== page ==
Police and civil society march towards common ground on public order

October 20, 2017

Ukrainian civil society groups came to the headquarters of the European Union Advisory Mission on Thursday this week in order to set out their points of view on a vision of public order in Ukraine. Public order has always been a sensitive topic in Ukraine, in particular since the Maidan revolution in early 2014. This week’s workshop, part of the EU’s Support to Police Reform in Ukraine (SPRU) project, saw police representatives join their civil society counterparts for a dialogue on the public-order ‘vision’. This will soon form the basis for an SOP (Standard Operating Procedures) that Ukraine’s National Police will develop with the support of SPRU and EUAM advisors. Yesterday, some of the workshop participants – both police and civil society – took time to articulate how they see public-order reform in Ukraine.


Liubov Halan, Ozon

“After Maidan, public focus was shifted from judicial prohibitions of peaceful assemblies to the quality of public order policing. Today, one of the main challenges we see is the lack of a common approach. When it comes to public order, one of the main challenges we see is the lack of a common approach – what model of public order should be used in Ukraine? Thanks to the efforts of EUAM, now I think a clearer vision is emerging with the Scandinavian approach, which we believe is the best model for Ukrainian society. Ukraine is a post-revolution society – it is a dangerous time, there is still a lack of trust in the authorities. The main benefit of today’s workshop is not only to meet the police and other civil society groups, but to meet people at the Mission who have actually practised the Scandinavian public-order approach.”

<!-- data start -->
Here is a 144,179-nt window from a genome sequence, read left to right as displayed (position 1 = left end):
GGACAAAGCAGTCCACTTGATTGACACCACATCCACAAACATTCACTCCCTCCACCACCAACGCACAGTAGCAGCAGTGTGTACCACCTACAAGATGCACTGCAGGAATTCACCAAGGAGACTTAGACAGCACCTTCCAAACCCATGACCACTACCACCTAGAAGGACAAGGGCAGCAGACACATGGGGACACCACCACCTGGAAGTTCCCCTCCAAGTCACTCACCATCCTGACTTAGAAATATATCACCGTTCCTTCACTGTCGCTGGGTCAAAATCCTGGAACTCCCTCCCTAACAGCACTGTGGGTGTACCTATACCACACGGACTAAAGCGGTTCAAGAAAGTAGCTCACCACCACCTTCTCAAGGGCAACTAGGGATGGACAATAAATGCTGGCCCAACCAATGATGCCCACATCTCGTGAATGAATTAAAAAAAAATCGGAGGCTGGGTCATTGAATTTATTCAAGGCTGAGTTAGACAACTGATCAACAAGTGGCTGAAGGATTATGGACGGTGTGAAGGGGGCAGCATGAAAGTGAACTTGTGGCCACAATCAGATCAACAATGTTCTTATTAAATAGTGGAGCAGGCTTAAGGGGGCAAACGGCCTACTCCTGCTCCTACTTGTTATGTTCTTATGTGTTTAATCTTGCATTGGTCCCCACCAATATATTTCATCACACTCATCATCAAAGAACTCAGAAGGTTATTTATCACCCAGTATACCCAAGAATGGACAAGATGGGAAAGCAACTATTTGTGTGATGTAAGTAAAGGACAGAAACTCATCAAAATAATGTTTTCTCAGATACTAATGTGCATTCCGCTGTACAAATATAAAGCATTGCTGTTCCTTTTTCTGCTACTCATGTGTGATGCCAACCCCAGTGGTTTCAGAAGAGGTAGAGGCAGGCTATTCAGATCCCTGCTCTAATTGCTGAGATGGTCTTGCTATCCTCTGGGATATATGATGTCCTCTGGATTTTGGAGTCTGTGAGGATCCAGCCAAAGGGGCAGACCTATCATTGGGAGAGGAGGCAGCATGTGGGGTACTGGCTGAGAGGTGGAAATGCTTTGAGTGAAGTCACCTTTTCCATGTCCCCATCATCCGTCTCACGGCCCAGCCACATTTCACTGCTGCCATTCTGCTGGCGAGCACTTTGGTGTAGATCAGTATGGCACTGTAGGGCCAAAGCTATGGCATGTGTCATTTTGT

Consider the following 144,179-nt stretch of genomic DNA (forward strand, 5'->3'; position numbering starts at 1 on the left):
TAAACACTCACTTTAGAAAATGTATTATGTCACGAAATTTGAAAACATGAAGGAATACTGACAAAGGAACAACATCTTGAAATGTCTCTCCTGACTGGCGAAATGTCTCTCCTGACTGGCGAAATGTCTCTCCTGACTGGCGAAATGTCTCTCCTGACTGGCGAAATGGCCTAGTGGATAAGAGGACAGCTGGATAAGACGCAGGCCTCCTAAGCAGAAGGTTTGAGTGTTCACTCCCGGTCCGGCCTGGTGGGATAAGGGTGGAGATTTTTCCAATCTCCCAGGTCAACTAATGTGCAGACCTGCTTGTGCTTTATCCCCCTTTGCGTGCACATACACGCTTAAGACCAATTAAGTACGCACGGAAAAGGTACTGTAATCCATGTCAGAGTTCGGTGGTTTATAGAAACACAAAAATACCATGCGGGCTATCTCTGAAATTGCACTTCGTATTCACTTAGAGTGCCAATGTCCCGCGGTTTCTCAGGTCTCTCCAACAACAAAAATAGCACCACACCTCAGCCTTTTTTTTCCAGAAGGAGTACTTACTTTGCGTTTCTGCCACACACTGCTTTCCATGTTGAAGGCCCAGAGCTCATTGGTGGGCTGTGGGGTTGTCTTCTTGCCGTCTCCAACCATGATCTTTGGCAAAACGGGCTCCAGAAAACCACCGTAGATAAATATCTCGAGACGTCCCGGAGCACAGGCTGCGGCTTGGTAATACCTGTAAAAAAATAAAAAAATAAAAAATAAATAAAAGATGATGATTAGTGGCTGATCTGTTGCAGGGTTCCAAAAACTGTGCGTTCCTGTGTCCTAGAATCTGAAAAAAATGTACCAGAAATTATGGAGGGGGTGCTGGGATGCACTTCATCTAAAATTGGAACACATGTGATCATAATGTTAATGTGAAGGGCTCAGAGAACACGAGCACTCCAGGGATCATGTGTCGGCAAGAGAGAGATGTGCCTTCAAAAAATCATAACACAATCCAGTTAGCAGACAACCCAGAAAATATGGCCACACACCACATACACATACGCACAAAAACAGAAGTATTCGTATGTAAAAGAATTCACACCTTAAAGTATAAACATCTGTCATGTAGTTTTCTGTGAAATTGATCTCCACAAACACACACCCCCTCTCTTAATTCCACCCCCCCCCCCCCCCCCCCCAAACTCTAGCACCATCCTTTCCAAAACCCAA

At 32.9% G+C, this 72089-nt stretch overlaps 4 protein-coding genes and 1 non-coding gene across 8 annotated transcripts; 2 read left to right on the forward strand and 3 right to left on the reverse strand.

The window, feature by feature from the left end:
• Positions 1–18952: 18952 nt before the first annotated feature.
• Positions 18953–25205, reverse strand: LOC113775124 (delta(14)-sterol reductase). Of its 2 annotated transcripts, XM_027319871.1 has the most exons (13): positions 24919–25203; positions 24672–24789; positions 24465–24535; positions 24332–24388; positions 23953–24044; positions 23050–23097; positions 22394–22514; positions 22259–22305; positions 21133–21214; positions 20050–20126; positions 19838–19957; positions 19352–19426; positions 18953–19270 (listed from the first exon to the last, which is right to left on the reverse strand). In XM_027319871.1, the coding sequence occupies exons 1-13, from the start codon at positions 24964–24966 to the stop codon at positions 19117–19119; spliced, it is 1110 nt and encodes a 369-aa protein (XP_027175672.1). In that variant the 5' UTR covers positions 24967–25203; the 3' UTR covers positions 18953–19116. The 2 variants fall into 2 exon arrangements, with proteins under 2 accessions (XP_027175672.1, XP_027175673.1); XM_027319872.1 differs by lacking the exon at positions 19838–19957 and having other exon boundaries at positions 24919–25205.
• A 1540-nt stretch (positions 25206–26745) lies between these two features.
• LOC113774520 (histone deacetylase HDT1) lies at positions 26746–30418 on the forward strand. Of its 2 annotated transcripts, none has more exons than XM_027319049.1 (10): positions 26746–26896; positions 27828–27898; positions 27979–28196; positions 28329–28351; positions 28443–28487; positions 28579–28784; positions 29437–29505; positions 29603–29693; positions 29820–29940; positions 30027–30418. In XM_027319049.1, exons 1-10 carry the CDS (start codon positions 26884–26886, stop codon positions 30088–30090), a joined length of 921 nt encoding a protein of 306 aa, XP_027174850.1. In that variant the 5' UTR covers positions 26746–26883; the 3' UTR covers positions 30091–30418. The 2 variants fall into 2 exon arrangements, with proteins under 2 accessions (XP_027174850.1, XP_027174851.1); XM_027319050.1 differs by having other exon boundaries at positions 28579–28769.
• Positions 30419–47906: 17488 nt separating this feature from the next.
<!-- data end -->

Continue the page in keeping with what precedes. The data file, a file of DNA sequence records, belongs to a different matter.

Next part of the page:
Maria Heletiy, Ukrainian Centre for Independent Political Research

“For us, our vision for public order in Ukraine is based in the draft law on peaceful assembly, which we feel should be passed immediately. This would underpin and guarantee the rights of citizens. Peaceful assembly does get a mention in the constitution but not in any substantial way. The challenge for the National Police is to deal with public order in a balanced and targeted way – they must divide crowds into groups, for example protecting those who are acting according to the law, but removing those involved in violence. This kind of workshop is useful for civil society because we need to communicate with police more often. It also gives a chance to police to improve their opinion of civil society. Ukraine’s public order policy has to be developed jointly.”


Henry Parkhanov, Assistant to the Deputy Head of the National Police of Ukraine

“Ukraine’s approach to public order is now stronger because we have a strong community – the dialogue between the police and civil society is now in place, thankfully. As a result of that dialogue, civil society now understands what the police has to do, and how we work. Both the police and civil society need to hear, they need to listen to one another. This workshop is the perfect opportunity to listen to the other’s opinion.”


Patrik Johansson, Workshop chairperson, Lead Advisor on Public Order, SPRU and EUAM

“It is crucial that there is transparency in our work and that members of society feel that they are part of the reform and that their opinions are taken into consideration. We do hope that we can continue to have these workshops and we appreciate the engagement and energy that the participants showed. The journey has just begun, let us just stay on this course and we will for sure reach our goal.”